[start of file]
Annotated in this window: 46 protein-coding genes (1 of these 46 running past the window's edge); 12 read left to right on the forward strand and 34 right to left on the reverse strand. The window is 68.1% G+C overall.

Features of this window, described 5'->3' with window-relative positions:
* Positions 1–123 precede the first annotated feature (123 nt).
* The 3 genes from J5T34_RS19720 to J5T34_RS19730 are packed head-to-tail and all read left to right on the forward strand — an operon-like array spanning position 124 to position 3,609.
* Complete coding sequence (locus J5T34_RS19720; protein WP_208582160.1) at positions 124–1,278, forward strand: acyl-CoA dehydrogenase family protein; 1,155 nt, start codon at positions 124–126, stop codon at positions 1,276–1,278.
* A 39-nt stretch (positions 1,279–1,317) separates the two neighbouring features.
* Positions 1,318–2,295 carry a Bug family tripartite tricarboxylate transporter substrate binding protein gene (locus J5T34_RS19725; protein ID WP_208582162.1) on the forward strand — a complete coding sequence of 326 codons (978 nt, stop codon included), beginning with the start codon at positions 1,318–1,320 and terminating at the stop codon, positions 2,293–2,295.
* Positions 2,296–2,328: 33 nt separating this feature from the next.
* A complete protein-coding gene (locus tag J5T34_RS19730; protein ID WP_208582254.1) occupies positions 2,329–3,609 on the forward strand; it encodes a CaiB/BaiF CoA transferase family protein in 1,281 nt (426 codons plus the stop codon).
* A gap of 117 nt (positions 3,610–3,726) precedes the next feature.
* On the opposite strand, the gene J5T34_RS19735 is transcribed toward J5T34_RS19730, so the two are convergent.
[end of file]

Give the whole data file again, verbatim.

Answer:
Annotated in this window: 46 protein-coding genes (1 of these 46 running past the window's edge); 12 read left to right on the forward strand and 34 right to left on the reverse strand. The window is 68.1% G+C overall.

Features of this window, described 5'->3' with window-relative positions:
* Positions 1–123 precede the first annotated feature (123 nt).
* The 3 genes from J5T34_RS19720 to J5T34_RS19730 are packed head-to-tail and all read left to right on the forward strand — an operon-like array spanning position 124 to position 3,609.
* Complete coding sequence (locus J5T34_RS19720; protein WP_208582160.1) at positions 124–1,278, forward strand: acyl-CoA dehydrogenase family protein; 1,155 nt, start codon at positions 124–126, stop codon at positions 1,276–1,278.
* A 39-nt stretch (positions 1,279–1,317) separates the two neighbouring features.
* Positions 1,318–2,295 carry a Bug family tripartite tricarboxylate transporter substrate binding protein gene (locus J5T34_RS19725; protein ID WP_208582162.1) on the forward strand — a complete coding sequence of 326 codons (978 nt, stop codon included), beginning with the start codon at positions 1,318–1,320 and terminating at the stop codon, positions 2,293–2,295.
* Positions 2,296–2,328: 33 nt separating this feature from the next.
* A complete protein-coding gene (locus tag J5T34_RS19730; protein ID WP_208582254.1) occupies positions 2,329–3,609 on the forward strand; it encodes a CaiB/BaiF CoA transferase family protein in 1,281 nt (426 codons plus the stop codon).
* A gap of 117 nt (positions 3,610–3,726) precedes the next feature.
* On the opposite strand, the gene J5T34_RS19735 is transcribed toward J5T34_RS19730, so the two are convergent.